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Study Finds Link Between Political Preference and Racism

By January 24, 2013

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Following the civil rights movement, there was no strong link between racism and the political parties Americans supported, according to Brown University political scientist Michael Tesler. But that changed in 2008.

"The election of the country's first black president had the ironic upshot of opening the door for old-fashioned racism to influence partisan preferences after it was long thought to be a spent force in American politics," Tesler writes in the Journal of Politics.

Political scientists typically define "old-fashioned racism" as belief in the biological inferiority of blacks to justify practices such as racial segregation and discrimination. AlterNet reports. Tesler measured the amount of old-fashioned racism voters harbored by examining their attitudes on interracial dating. He found that the more discomfort voters had with interracial relationships the more likely they were to vote against Barack Obama. He did not find great evidence of racism when voters were asked to choose between Hillary Clinton and John McCain. Tesler also examined the 2010 mid-term election results, finding that racism influenced voters to oppose Democratic Congressional candidates that year. During the 2006 mid-term elections, though, racism had  "relatively little impact on white Americans' voting behavior."

The bad news is that Tesler predicts that "enhanced polarization of white partisanship" will "leave a lasting mark on American politics that endures after [Obama] leaves office." He also predicts that there will be a rise in racist political talk and that Americans who buy into such rhetoric will tend to believe that the Democratic Party doesn't represent them, AlterNet reports.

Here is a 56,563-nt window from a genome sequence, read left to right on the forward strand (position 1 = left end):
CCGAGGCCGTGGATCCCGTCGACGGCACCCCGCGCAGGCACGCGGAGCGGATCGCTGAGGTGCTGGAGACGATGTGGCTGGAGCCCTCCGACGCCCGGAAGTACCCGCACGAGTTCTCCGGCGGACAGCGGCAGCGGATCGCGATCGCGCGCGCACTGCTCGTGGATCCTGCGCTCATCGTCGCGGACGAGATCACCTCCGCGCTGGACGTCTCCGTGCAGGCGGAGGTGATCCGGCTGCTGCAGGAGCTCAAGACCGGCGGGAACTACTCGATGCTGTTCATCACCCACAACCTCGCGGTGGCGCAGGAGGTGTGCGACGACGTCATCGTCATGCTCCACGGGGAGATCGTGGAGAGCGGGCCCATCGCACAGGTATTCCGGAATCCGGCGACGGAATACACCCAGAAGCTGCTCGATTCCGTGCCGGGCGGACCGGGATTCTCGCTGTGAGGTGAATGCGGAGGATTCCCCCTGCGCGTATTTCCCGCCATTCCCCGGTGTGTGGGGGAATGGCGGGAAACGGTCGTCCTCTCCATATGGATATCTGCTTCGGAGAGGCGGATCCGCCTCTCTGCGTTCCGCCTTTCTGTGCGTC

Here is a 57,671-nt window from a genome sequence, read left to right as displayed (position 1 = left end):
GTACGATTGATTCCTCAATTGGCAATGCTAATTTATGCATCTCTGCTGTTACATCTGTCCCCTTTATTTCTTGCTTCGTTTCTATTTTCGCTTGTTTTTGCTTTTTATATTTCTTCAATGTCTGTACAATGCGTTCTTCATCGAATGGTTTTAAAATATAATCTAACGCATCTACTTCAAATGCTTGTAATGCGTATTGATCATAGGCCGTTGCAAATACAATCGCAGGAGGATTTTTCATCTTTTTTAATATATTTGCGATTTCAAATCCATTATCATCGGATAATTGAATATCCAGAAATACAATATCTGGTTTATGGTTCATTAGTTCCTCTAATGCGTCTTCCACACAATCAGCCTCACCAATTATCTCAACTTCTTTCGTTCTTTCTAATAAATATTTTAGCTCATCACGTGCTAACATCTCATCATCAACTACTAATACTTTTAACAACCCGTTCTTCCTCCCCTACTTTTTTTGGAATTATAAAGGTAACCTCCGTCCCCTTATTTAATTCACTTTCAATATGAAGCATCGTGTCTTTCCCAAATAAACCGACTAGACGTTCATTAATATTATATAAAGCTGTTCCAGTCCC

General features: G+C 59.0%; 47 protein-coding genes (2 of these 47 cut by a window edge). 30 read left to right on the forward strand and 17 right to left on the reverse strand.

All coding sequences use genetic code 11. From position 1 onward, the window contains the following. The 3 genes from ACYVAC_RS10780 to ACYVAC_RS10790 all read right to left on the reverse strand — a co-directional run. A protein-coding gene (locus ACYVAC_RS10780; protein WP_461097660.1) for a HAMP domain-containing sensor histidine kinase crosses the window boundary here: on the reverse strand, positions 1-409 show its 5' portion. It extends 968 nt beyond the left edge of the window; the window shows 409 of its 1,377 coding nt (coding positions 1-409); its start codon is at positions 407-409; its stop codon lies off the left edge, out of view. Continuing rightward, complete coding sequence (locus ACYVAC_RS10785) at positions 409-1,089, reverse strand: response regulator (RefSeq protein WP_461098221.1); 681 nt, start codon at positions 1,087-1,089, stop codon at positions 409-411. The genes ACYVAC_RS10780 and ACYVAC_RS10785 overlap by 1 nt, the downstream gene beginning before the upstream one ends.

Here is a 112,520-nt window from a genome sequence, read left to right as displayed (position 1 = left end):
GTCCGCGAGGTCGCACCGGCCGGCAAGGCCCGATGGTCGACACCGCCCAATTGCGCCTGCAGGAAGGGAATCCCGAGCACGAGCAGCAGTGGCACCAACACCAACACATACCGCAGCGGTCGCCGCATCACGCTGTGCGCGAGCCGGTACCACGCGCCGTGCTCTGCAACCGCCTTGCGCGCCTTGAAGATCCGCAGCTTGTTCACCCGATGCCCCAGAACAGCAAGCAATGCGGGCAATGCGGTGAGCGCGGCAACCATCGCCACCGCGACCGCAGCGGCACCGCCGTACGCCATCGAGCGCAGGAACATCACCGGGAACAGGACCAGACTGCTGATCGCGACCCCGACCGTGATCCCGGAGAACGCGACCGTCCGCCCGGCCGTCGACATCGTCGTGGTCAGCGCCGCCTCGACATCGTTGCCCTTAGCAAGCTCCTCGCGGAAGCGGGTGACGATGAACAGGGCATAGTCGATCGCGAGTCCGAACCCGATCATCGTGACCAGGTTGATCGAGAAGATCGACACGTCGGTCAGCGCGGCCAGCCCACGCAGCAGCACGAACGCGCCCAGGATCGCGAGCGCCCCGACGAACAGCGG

"The evidence suggests that Obama simultaneously activates both old-fashioned racism and (21st-century) racial resentment," Tesler writes. "The most plausible explanation for that dual activation is that Obama independently taps into both the classic symbolic racism theme that blacks have too much influence in politics, and old-fashioned racists' concerns about the leadership of a president from a racial group whom they consider to be intellectually and socially inferior."

 

 

Comments

February 1, 2013 at 9:25 pm
(1) Robert says:

I would agree that Obama being elected kind of “blew the lid” off of the degree of racism which exists in the US… but it also showed that younger people are less racist than their elders…

The problem the republican party will have is this… they are a party of aging, white, suburban, rural fear based people… this is their base. As demographics continue to shift to a younger, more ethnically diverse, more urban and more accepting of differences, they will become less and less relevant. The country is becoming more socially liberal. The fact that gay marriage has been gaining ground is proof of this.

Republicans are aware of this.

Which is one reason that they are looking at changing how the Electoral College votes.

They are looking at it being less a winner take all and more based on percentage of votes based on congressional districts. They prefer congressional districts because in states controlled by republicans and in many of the “battle ground states” the congressional districts have been drawn to minimize minority and democratic votes.

Will reactionary thinking go away… no.

It will always be apart of the social debate because it is part of the way human being think. Most of us resort to it when we are “afraid”. The pendulum has always swung between more openness and more reactionary forces in humanity. Luckily over the last few hundred years… we have become more and more inclusive in this county in who we define as humans.

But reactionary, black/white, simplistic thinking is just one of those qualities of being human… it can be found in all groups, in all races, in all genders, in all religions.

It is found in all of us… to some degree. But the less afraid we become… the less we need to resort to it…

Interesting as always

Robert

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